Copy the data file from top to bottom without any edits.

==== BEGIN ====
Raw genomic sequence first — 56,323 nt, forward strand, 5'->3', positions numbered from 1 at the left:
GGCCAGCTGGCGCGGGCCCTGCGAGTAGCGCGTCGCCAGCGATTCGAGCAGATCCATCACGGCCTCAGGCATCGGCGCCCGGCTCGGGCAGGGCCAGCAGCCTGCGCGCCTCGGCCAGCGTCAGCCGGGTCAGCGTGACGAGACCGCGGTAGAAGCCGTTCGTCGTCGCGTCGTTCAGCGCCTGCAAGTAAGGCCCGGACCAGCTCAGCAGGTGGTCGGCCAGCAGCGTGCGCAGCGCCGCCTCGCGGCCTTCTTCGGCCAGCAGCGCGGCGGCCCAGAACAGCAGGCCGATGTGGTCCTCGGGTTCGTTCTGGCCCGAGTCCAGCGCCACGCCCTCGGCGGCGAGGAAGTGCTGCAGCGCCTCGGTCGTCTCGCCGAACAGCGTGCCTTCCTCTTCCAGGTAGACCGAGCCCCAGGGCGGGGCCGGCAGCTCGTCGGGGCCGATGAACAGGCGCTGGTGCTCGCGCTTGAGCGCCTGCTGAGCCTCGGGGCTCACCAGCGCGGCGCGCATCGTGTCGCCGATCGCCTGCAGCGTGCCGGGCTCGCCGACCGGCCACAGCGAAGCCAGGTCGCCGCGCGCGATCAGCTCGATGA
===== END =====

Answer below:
Raw genomic sequence first — 56,323 nt, forward strand, 5'->3', positions numbered from 1 at the left:
GGCCAGCTGGCGCGGGCCCTGCGAGTAGCGCGTCGCCAGCGATTCGAGCAGATCCATCACGGCCTCAGGCATCGGCGCCCGGCTCGGGCAGGGCCAGCAGCCTGCGCGCCTCGGCCAGCGTCAGCCGGGTCAGCGTGACGAGACCGCGGTAGAAGCCGTTCGTCGTCGCGTCGTTCAGCGCCTGCAAGTAAGGCCCGGACCAGCTCAGCAGGTGGTCGGCCAGCAGCGTGCGCAGCGCCGCCTCGCGGCCTTCTTCGGCCAGCAGCGCGGCGGCCCAGAACAGCAGGCCGATGTGGTCCTCGGGTTCGTTCTGGCCCGAGTCCAGCGCCACGCCCTCGGCGGCGAGGAAGTGCTGCAGCGCCTCGGTCGTCTCGCCGAACAGCGTGCCTTCCTCTTCCAGGTAGACCGAGCCCCAGGGCGGGGCCGGCAGCTCGTCGGGGCCGATGAACAGGCGCTGGTGCTCGCGCTTGAGCGCCTGCTGAGCCTCGGGGCTCACCAGCGCGGCGCGCATCGTGTCGCCGATCGCCTGCAGCGTGCCGGGCTCGCCGACCGGCCACAGCGAAGCCAGGTCGCCGCGCGCGATCAGCTCGATGA